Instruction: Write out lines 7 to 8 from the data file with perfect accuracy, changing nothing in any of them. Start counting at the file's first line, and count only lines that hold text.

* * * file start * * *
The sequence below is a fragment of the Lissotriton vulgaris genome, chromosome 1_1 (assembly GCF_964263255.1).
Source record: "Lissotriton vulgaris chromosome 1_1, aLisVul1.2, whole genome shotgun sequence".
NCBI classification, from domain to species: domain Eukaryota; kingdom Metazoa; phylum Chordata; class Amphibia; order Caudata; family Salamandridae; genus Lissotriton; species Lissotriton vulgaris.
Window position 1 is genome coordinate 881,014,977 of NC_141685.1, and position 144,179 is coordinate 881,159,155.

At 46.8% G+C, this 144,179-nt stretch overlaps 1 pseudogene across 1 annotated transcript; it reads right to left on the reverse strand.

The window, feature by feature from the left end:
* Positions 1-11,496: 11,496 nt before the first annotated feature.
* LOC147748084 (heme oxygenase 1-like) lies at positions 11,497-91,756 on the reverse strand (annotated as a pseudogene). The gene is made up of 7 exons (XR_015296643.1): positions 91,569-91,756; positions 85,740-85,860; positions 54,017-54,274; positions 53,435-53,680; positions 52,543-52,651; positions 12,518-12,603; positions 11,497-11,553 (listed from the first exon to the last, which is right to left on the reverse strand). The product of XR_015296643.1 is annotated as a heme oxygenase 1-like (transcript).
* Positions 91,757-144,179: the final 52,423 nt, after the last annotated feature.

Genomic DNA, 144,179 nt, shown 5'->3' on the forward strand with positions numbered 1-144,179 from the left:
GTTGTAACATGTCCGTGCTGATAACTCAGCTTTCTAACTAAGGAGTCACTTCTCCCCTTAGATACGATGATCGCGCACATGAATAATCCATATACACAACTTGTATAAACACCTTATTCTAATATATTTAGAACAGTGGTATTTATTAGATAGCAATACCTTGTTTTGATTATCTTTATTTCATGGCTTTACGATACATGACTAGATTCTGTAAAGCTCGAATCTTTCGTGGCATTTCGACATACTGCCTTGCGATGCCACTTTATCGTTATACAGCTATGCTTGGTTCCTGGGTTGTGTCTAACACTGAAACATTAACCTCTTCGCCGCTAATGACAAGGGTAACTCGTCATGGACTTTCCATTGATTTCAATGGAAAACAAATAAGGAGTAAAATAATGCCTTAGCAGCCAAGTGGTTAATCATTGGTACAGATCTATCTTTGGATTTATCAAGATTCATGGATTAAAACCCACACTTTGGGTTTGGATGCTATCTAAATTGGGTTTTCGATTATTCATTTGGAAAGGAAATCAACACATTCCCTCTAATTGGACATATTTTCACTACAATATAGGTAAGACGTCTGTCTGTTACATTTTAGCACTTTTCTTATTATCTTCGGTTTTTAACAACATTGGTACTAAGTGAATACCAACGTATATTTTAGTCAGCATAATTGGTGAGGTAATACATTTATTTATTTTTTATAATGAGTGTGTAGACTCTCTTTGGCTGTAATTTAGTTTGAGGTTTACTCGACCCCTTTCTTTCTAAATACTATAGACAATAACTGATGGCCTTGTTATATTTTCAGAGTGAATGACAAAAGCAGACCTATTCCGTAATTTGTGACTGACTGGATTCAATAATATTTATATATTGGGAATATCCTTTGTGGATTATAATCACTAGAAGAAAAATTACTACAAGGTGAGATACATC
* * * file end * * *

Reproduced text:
* Positions 1-11,496: 11,496 nt before the first annotated feature.
* LOC147748084 (heme oxygenase 1-like) lies at positions 11,497-91,756 on the reverse strand (annotated as a pseudogene). The gene is made up of 7 exons (XR_015296643.1): positions 91,569-91,756; positions 85,740-85,860; positions 54,017-54,274; positions 53,435-53,680; positions 52,543-52,651; positions 12,518-12,603; positions 11,497-11,553 (listed from the first exon to the last, which is right to left on the reverse strand). The product of XR_015296643.1 is annotated as a heme oxygenase 1-like (transcript).